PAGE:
Diabetes. Heart disease. Obesity.
These are terms that are as ubiquitous as their marketing counterparts: “Fat Free,” “Low Sugar,” “Heart Healthy.” While many people may feel desensitized to the names of these diseases, the reality is that overcoming these chronic illnesses is one of the greatest challenges faced by Americans today.
Where We Are Headed
Diabetes is a slow killer. Afflicted patients experience skyrocketing healthcare costs. Medical costs for people with diabetes are twice as high as for people without diabetes. Just a handful of the complications of diabetes include blindness, kidney failure, stroke, amputations of the legs or feet, and heart disease, the leading cause of death in the United States.
The percentage of children with obesity aged just 6-11 years old more than doubled from 7% in 1980 to almost 18% in 2012. Teenagers aged 12-19 experienced an even greater increase in obesity rates during the same period, starting at only 5% and jumping to 21%.
Obese youth have greatly increased risk for cardiovascular disease, diabetes, and even many types of cancer.
Where We Are Now
Departments and organizations are planning major initiatives to work towards bettering our citizens’ health. For example, the National Diabetes Prevention Program run by the Centers for Disease Control and Prevention is “an evidence-based lifestyle change program….that stresses education, dietary changes, coping skills, and group activities to help participants lose a moderate amount of weight and get at least 150 minutes a week of physical activity.”
Another program is Let’s Move, U.S. First Lady Michelle Obama’s personal campaign to “Raise a Healthier Generation of Kids.” Let’s Move provides educational resources hoping to promoting disease preventing lifestyle choices.
Programs like these have their place in our efforts to combat chronic illness. However, take for example, the description from the CDC of its program as a “collaboration between federal agencies, community organizations, employers, insurers, health care professionals, academia, and other stakeholders.”
The reality is that many of the current programs involving large organizations and government agencies are hindered by inefficiency and their efforts are diluted by the interests of the many organizations involved.
Changing Our Trajectory
The best way to get effective healthcare and lifestyle education to individuals is not through bureaucratic programs.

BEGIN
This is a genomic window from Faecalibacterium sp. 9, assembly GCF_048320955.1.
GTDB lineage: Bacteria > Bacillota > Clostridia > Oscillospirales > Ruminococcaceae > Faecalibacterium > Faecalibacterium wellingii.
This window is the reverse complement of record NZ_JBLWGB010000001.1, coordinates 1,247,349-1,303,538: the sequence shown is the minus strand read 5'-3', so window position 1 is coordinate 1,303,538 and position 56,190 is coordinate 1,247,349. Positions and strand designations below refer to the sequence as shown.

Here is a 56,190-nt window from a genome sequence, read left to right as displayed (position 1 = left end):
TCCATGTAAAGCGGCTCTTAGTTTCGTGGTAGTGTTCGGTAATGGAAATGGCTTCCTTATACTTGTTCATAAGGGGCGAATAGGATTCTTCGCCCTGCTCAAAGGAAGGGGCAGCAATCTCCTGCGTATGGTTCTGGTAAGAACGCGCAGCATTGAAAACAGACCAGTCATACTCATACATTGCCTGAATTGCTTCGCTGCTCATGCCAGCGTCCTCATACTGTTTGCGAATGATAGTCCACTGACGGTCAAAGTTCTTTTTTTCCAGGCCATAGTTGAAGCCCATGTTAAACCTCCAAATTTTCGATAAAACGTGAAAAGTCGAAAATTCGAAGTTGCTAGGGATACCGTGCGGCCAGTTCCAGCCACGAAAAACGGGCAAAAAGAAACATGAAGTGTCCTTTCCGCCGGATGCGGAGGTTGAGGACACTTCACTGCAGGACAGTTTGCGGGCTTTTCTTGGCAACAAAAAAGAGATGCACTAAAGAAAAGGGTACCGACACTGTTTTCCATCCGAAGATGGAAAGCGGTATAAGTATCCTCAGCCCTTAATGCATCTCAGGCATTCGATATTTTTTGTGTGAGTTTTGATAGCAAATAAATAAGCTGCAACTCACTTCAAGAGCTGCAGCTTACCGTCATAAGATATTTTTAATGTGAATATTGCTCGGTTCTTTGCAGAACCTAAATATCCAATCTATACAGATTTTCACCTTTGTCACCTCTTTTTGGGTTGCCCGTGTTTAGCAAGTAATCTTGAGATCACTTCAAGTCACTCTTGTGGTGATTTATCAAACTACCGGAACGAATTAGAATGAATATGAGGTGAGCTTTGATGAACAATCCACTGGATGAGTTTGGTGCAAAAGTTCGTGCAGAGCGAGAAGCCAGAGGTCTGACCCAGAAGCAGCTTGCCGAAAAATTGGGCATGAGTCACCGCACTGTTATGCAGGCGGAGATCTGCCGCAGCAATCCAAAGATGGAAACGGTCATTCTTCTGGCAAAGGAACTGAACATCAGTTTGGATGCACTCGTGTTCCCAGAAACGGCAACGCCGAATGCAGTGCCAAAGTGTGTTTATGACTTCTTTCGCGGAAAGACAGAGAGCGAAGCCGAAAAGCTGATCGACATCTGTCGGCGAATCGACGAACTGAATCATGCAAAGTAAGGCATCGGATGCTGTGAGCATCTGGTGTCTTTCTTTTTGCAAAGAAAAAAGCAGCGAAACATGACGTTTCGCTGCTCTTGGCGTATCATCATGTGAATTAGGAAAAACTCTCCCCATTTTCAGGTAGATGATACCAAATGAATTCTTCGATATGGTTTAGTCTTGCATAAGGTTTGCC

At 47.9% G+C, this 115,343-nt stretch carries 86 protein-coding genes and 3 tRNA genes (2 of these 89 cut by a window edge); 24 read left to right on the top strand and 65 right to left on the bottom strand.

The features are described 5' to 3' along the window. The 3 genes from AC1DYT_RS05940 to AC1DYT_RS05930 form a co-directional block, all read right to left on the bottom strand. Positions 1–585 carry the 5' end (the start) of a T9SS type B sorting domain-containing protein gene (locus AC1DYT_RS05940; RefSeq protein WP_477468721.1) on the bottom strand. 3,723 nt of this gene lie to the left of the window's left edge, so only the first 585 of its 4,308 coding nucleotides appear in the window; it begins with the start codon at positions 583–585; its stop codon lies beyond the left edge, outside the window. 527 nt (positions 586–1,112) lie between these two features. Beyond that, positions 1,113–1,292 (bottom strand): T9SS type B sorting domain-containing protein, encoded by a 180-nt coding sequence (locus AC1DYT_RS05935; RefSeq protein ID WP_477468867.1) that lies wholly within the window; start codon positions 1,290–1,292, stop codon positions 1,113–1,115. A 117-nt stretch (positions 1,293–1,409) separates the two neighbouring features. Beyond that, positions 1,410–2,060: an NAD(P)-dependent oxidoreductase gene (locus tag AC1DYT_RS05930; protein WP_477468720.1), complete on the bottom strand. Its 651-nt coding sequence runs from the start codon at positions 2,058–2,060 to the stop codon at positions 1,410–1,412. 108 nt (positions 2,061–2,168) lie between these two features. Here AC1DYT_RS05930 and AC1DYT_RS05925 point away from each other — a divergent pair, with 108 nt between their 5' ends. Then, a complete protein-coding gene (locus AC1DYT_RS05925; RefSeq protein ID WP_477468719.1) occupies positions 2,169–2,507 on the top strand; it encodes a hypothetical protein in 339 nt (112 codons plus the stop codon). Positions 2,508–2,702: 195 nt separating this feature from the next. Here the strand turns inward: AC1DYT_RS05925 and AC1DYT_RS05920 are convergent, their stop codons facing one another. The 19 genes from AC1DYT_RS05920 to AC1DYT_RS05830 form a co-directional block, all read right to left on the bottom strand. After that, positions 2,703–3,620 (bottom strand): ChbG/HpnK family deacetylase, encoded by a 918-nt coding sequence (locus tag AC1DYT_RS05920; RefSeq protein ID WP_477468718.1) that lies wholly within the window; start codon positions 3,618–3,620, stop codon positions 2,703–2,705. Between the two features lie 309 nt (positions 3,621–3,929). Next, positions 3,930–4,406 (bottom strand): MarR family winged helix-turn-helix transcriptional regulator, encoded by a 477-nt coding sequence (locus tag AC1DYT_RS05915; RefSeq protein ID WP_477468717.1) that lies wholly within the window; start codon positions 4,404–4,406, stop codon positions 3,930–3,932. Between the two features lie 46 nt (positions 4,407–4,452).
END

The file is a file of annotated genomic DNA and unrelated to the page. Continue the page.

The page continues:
The best way is through something many Americans are already extremely familiar with: web and mobile applications.
Web and mobile apps allow individuals extremely personalized, accessible, and reliable programs to make significant lifestyle changes. These applications pose substantial benefits over other programs because they have much broader access to users and better data collection, leading to increased customization and more effective results.
The validity of user applications in helping solve chronic illnesses is shown by the increasing number of startups in this space, often called “telehealth.”
For example, Omada Health provides an extremely interactive 16 week digital health program to help people develop and maintain healthy lifestyles. Their program utilizes technology and online communication to engage with its users in a very familiar way.
Omada’s key to success is an understanding that lifestyle changes made during the 16 week period are not sufficient for disease prevention; it’s crucial that these lifestyle are adopted for life. The program provides continued support after the 16 week period.
Another example is Kurbo Health. Similar to Omada Health, Kurbo focuses on weight loss specifically for kids and teenagers.
Kurbo provides personalized health coaching and a mobile app targeting younger audiences with a simple and fun method to tracking diet. Kurbo reinforces long lasting health habits by avoiding restrictive calorie counting and promotes engagement with games and videos. Both factors are essential for younger users to adopt and maintain healthy lifestyle habits.
With their accessibility, usability, and familiarity, web and mobile applications are no doubt inextricably linked with the future of American health and wellness. 7 out of 10 deaths and the majority of health spending yearly for Americans is the result of chronic disease that is largely preventable by lifestyle factors such as diet and physical activity. While that is a grim statistic, if we continue to encourage innovation, growth, and success for startups disrupting healthcare, the future is nothing but sweet.